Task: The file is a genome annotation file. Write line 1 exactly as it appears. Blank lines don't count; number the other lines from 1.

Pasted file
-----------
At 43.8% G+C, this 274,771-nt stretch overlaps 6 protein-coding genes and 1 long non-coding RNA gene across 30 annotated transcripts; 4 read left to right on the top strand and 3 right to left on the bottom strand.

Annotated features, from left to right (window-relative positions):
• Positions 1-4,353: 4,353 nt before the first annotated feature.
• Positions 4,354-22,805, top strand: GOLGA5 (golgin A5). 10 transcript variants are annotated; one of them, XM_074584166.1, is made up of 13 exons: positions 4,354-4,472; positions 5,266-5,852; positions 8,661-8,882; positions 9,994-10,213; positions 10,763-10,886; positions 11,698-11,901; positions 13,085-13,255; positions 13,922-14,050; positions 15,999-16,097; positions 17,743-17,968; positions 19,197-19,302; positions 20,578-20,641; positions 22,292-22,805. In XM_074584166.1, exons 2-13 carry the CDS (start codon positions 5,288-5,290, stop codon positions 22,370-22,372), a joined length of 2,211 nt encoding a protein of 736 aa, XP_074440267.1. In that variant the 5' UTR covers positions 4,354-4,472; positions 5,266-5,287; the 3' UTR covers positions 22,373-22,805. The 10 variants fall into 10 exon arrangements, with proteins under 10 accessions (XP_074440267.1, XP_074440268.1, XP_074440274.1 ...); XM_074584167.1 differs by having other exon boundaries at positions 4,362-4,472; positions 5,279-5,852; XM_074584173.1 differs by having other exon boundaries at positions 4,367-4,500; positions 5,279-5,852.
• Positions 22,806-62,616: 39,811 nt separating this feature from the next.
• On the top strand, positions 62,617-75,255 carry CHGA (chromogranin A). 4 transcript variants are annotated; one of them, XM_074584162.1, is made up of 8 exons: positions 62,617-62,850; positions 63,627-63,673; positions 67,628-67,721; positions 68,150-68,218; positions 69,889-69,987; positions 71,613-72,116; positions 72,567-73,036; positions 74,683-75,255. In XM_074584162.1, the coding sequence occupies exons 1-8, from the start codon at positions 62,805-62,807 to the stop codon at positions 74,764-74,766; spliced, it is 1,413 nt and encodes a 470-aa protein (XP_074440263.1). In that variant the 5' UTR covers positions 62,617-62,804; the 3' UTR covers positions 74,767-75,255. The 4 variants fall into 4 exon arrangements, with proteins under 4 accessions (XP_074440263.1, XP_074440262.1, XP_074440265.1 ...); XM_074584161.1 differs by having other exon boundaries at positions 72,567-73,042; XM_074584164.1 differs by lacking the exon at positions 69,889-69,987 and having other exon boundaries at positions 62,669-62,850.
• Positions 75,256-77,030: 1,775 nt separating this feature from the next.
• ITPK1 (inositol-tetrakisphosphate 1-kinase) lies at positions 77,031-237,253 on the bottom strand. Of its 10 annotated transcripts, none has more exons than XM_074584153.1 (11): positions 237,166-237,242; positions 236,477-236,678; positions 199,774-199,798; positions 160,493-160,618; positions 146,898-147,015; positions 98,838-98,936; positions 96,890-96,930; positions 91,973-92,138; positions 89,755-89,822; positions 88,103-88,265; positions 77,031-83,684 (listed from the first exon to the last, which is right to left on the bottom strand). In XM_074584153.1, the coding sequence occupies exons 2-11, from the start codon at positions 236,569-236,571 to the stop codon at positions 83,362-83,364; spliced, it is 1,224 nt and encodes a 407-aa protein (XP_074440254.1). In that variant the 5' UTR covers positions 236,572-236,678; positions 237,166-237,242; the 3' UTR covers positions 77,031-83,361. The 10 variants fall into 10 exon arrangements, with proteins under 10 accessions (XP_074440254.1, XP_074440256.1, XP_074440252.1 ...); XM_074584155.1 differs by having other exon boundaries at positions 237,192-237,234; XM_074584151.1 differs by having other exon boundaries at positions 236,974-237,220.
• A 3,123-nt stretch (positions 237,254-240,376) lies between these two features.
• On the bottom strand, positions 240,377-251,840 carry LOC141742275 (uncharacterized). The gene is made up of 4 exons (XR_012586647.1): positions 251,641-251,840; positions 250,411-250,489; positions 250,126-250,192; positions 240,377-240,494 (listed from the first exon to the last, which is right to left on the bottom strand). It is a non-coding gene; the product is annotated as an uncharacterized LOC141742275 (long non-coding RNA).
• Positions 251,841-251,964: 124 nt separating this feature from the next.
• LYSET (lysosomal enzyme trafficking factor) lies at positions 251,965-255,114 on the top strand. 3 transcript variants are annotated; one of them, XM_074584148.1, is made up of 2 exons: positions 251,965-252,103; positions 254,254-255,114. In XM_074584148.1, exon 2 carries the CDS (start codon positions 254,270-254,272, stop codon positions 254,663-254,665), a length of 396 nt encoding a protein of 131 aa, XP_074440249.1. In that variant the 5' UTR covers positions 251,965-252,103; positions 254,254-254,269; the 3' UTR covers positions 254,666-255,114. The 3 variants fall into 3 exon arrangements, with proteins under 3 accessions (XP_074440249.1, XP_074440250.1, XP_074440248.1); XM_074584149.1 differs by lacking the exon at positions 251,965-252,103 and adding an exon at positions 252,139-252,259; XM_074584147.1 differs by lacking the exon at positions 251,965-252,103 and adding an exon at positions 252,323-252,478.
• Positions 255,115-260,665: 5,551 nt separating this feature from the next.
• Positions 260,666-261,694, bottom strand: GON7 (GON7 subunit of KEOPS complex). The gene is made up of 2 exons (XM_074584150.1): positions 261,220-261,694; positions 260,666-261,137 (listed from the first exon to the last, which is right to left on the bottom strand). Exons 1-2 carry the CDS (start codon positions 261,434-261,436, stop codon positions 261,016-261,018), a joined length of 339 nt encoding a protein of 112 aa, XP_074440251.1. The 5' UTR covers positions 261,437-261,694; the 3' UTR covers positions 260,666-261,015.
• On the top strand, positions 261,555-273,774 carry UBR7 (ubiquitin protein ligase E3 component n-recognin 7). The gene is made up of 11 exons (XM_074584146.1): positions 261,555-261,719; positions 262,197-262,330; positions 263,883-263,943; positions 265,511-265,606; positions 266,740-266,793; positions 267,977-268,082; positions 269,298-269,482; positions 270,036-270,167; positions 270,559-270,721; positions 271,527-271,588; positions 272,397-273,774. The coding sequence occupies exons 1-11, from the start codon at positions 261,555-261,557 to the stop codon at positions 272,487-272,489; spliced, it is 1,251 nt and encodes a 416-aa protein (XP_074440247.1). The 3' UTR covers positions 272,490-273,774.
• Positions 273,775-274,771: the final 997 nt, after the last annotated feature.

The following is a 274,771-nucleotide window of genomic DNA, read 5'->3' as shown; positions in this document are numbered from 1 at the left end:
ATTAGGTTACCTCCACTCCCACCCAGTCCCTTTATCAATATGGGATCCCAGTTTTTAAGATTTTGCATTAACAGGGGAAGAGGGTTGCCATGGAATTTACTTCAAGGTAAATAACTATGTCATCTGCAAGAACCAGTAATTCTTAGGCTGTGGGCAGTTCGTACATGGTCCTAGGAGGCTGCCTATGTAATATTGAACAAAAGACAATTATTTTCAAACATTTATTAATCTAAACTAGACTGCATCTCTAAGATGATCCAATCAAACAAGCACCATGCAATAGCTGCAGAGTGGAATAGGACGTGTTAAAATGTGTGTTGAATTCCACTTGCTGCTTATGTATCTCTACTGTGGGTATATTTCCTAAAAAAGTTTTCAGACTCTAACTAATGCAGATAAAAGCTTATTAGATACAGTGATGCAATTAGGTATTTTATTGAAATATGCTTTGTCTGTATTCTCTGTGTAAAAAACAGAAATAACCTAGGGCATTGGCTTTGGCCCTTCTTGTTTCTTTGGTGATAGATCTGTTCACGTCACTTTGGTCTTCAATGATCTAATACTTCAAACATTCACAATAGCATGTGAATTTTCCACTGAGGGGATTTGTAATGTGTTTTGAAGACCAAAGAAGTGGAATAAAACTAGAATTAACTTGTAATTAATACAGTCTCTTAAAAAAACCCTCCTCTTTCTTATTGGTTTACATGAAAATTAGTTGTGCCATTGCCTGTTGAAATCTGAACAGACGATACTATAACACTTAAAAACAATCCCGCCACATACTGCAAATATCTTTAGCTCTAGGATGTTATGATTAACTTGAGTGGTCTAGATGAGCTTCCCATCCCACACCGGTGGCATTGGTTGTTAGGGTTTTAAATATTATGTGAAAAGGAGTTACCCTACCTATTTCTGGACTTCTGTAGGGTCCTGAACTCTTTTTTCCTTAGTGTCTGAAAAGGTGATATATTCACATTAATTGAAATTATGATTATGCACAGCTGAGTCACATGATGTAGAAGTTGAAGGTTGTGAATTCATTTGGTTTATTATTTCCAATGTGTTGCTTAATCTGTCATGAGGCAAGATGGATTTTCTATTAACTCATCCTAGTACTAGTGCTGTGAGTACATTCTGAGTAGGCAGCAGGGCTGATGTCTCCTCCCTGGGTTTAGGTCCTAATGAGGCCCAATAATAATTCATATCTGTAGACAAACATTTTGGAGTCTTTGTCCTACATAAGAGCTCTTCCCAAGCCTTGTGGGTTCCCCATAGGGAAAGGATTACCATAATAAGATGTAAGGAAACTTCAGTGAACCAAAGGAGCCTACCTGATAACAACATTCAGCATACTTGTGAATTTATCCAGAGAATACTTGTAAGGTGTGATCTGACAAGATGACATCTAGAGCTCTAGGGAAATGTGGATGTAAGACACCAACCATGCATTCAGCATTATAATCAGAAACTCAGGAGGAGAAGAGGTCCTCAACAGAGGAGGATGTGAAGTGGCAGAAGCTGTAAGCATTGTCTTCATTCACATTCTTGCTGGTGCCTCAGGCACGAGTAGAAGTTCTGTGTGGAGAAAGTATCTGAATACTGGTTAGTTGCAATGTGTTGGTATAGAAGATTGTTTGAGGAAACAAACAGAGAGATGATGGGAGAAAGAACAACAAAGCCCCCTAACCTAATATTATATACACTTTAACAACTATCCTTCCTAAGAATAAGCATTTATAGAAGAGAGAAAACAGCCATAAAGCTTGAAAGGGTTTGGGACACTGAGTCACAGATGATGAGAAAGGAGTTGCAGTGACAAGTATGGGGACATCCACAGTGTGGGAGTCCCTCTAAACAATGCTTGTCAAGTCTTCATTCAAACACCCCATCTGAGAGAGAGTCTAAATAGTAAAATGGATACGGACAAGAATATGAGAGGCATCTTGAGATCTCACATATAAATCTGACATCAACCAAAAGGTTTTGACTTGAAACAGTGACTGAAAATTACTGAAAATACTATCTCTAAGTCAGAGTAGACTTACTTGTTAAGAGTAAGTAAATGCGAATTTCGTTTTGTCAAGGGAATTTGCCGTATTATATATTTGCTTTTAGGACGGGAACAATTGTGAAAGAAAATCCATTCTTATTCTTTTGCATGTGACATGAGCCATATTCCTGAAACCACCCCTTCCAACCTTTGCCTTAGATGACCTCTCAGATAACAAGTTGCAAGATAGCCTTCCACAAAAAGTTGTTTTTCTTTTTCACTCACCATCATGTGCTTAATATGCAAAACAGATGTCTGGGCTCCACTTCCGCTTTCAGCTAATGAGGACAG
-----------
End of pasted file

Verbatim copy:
At 43.8% G+C, this 274,771-nt stretch overlaps 6 protein-coding genes and 1 long non-coding RNA gene across 30 annotated transcripts; 4 read left to right on the top strand and 3 right to left on the bottom strand.